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When Geography Impedes Access: Meeting the Professional Development Needs of a Niche Population

Mary Zatta (Perkins School for the Blind, USA)
Robin Sitten (Perkins School for the Blind, USA)
Session Information
October 15, 2015 - 10:15am
Faculty and Professional Development & Support
Areas of Special Interest: 
Major Emphasis of Presentation: 
Practical Application
Institutional Level: 
Audience Level: 
Session Type: 
Information Session
Northern Hemisphere E3
Session Duration: 
45 Minutes
Concurrent Session 6

How do you meet the learning needs of learners working in isolation? This presentation will describe a program constructed to meet these needs.

Extended Abstract

What is the Challenge?
How do you meet the online learning needs of learners working in isolation from their peers and mentors? When the instructional material is of a limited and specialized nature, the learning community can be small and scattered. How does Distance Learning go beyond simple "virtual community" to create true community, and meet students' need for collegiality, mentoring, and hands-on practice?

Perkins eLearning faced this challenge providing professional development for teachers working with low incidence disabilities. Often these teachers are working in isolation or may be one of only a couple of professionals in a district or an entire state. Other educators, who have not been trained in the unique needs of students with visual impairments, may find themselves with limited resources and experience when preparing to welcome such students to their classrooms. Districts provide professional development to meet the needs of their general teaching population, which typically does not provide adequate training for teachers working with students with visual impairments.

This presentation will describe an online professional development program constructed to meet these needs, and suggest ways to apply this model to other types of niche populations. We will demonstrate how online learning can foster the development of a professional community for niche populations and describe how different models of online learning can meet the needs of various learning styles and preferences.

Learning Objectives:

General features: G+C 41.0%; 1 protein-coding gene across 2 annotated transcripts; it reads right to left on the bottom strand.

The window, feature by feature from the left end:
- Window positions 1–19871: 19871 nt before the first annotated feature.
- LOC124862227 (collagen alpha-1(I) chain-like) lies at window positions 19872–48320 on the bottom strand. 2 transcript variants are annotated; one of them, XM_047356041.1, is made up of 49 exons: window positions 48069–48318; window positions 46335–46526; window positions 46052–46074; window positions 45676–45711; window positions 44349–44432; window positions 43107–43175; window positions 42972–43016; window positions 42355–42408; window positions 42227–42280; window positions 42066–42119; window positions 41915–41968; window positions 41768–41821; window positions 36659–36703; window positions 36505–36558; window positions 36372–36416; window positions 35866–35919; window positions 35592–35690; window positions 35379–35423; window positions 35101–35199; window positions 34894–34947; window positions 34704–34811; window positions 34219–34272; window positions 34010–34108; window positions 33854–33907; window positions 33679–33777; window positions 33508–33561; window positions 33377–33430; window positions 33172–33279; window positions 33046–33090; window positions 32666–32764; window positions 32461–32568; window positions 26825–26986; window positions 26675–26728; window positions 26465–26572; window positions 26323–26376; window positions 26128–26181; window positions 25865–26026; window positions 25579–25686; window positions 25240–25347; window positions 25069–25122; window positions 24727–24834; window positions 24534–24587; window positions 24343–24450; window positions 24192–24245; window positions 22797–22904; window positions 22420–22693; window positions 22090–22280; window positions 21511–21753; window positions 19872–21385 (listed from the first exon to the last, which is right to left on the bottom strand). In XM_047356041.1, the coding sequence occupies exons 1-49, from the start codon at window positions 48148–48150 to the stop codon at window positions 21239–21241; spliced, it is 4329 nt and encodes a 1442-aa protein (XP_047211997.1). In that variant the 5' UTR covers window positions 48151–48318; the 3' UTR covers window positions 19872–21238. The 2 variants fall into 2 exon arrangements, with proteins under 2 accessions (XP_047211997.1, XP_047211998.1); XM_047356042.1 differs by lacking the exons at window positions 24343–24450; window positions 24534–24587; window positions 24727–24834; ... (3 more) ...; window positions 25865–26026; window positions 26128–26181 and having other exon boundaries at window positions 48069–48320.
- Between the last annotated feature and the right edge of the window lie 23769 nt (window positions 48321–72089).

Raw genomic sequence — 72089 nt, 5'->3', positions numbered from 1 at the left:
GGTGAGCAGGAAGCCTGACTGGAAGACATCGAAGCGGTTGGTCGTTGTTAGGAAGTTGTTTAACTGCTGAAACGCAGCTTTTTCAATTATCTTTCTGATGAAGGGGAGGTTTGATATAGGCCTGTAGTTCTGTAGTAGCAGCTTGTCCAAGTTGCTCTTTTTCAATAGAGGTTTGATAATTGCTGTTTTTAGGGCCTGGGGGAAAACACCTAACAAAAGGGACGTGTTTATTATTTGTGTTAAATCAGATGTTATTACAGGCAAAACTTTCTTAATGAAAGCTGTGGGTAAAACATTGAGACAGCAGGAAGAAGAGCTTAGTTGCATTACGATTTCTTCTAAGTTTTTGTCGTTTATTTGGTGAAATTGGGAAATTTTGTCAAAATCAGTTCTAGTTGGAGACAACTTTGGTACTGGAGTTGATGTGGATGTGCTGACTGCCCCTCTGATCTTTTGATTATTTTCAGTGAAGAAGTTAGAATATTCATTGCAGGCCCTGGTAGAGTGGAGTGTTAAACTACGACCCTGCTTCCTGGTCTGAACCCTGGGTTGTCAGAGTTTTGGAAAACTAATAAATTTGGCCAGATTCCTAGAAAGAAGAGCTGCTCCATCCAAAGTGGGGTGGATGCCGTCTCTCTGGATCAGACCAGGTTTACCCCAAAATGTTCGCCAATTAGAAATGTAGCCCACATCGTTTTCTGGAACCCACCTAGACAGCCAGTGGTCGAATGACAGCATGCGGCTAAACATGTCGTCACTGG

Participants will:
- Explain how geographical, cultural, language, and accessibility barriers isolate members of an online community
- Identify niches within a student population who are not fully included in your online community
- Examine methods for increasing collegiality, mentoring, and hands-on practice within online courses

Takeaways and Interaction:
We will share a range of documents that have been developed to assist online instructors in constructing a course that encourages participation, addresses accessibility, and is inclusive.

Participants will be asked to create an action plan. The action plan will require participants to identify the following: What is the niche community? What are the needs that are not being met? What are some suggested short and long term solutions? Prior to the actual writing of the action plan, participants will engage in small group discussions about their specific situation and brainstorm solutions.

What is the Solution?

1. Multiple Avenues to Online Learning
The "anytime/anyplace" aspect of distance learning seemed a natural solution to the geographical isolation of TVIs and others who work with students who are visually impaired. However, simply putting content into an online format was not enough to remove all the barriers to professional development that our learners had identified. Perkins eLearning acknowledges that stated:

"Édistance education must move beyond a traditional one-size-fits-all approach and offer multimodal learning opportunities that address multiple learning styles and abilities and that are differentiated according to needs. "(Burns, p. 150)